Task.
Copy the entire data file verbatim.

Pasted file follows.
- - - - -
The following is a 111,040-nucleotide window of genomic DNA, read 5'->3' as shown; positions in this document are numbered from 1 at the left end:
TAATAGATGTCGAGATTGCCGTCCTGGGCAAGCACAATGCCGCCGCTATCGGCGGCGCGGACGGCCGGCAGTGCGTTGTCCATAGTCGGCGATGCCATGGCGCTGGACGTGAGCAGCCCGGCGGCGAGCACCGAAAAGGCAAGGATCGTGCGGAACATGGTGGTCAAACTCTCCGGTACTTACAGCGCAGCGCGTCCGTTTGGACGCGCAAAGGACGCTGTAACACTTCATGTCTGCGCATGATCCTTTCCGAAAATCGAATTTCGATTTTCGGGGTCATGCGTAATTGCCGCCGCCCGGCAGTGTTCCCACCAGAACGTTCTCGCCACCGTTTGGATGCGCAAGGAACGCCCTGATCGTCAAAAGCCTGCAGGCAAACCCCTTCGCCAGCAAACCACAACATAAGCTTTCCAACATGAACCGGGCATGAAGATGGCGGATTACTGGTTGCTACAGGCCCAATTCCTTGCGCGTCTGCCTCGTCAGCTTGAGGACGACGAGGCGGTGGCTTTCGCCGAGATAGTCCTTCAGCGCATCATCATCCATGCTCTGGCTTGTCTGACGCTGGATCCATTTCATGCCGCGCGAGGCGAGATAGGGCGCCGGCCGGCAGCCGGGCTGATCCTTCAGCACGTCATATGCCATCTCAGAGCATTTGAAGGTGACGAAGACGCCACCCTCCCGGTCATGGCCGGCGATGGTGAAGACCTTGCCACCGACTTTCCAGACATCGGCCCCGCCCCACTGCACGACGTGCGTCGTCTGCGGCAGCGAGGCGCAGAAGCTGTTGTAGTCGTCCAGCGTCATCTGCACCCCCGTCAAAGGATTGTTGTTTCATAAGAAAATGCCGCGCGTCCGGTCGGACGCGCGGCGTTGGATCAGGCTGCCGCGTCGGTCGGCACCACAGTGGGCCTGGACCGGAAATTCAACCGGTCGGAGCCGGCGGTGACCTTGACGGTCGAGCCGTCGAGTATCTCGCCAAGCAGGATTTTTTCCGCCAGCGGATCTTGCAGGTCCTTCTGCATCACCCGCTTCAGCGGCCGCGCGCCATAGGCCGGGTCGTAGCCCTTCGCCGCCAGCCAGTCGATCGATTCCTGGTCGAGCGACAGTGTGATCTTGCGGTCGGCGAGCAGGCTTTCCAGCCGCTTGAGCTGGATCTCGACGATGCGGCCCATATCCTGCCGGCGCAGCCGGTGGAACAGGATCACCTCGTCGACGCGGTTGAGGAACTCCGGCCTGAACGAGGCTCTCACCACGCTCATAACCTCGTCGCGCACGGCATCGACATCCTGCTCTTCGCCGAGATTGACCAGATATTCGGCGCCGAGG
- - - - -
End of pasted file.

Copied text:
The following is a 111,040-nucleotide window of genomic DNA, read 5'->3' as shown; positions in this document are numbered from 1 at the left end:
TAATAGATGTCGAGATTGCCGTCCTGGGCAAGCACAATGCCGCCGCTATCGGCGGCGCGGACGGCCGGCAGTGCGTTGTCCATAGTCGGCGATGCCATGGCGCTGGACGTGAGCAGCCCGGCGGCGAGCACCGAAAAGGCAAGGATCGTGCGGAACATGGTGGTCAAACTCTCCGGTACTTACAGCGCAGCGCGTCCGTTTGGACGCGCAAAGGACGCTGTAACACTTCATGTCTGCGCATGATCCTTTCCGAAAATCGAATTTCGATTTTCGGGGTCATGCGTAATTGCCGCCGCCCGGCAGTGTTCCCACCAGAACGTTCTCGCCACCGTTTGGATGCGCAAGGAACGCCCTGATCGTCAAAAGCCTGCAGGCAAACCCCTTCGCCAGCAAACCACAACATAAGCTTTCCAACATGAACCGGGCATGAAGATGGCGGATTACTGGTTGCTACAGGCCCAATTCCTTGCGCGTCTGCCTCGTCAGCTTGAGGACGACGAGGCGGTGGCTTTCGCCGAGATAGTCCTTCAGCGCATCATCATCCATGCTCTGGCTTGTCTGACGCTGGATCCATTTCATGCCGCGCGAGGCGAGATAGGGCGCCGGCCGGCAGCCGGGCTGATCCTTCAGCACGTCATATGCCATCTCAGAGCATTTGAAGGTGACGAAGACGCCACCCTCCCGGTCATGGCCGGCGATGGTGAAGACCTTGCCACCGACTTTCCAGACATCGGCCCCGCCCCACTGCACGACGTGCGTCGTCTGCGGCAGCGAGGCGCAGAAGCTGTTGTAGTCGTCCAGCGTCATCTGCACCCCCGTCAAAGGATTGTTGTTTCATAAGAAAATGCCGCGCGTCCGGTCGGACGCGCGGCGTTGGATCAGGCTGCCGCGTCGGTCGGCACCACAGTGGGCCTGGACCGGAAATTCAACCGGTCGGAGCCGGCGGTGACCTTGACGGTCGAGCCGTCGAGTATCTCGCCAAGCAGGATTTTTTCCGCCAGCGGATCTTGCAGGTCCTTCTGCATCACCCGCTTCAGCGGCCGCGCGCCATAGGCCGGGTCGTAGCCCTTCGCCGCCAGCCAGTCGATCGATTCCTGGTCGAGCGACAGTGTGATCTTGCGGTCGGCGAGCAGGCTTTCCAGCCGCTTGAGCTGGATCTCGACGATGCGGCCCATATCCTGCCGGCGCAGCCGGTGGAACAGGATCACCTCGTCGACGCGGTTGAGGAACTCCGGCCTGAACGAGGCTCTCACCACGCTCATAACCTCGTCGCGCACGGCATCGACATCCTGCTCTTCGCCGAGATTGACCAGATATTCGGCGCCGAGG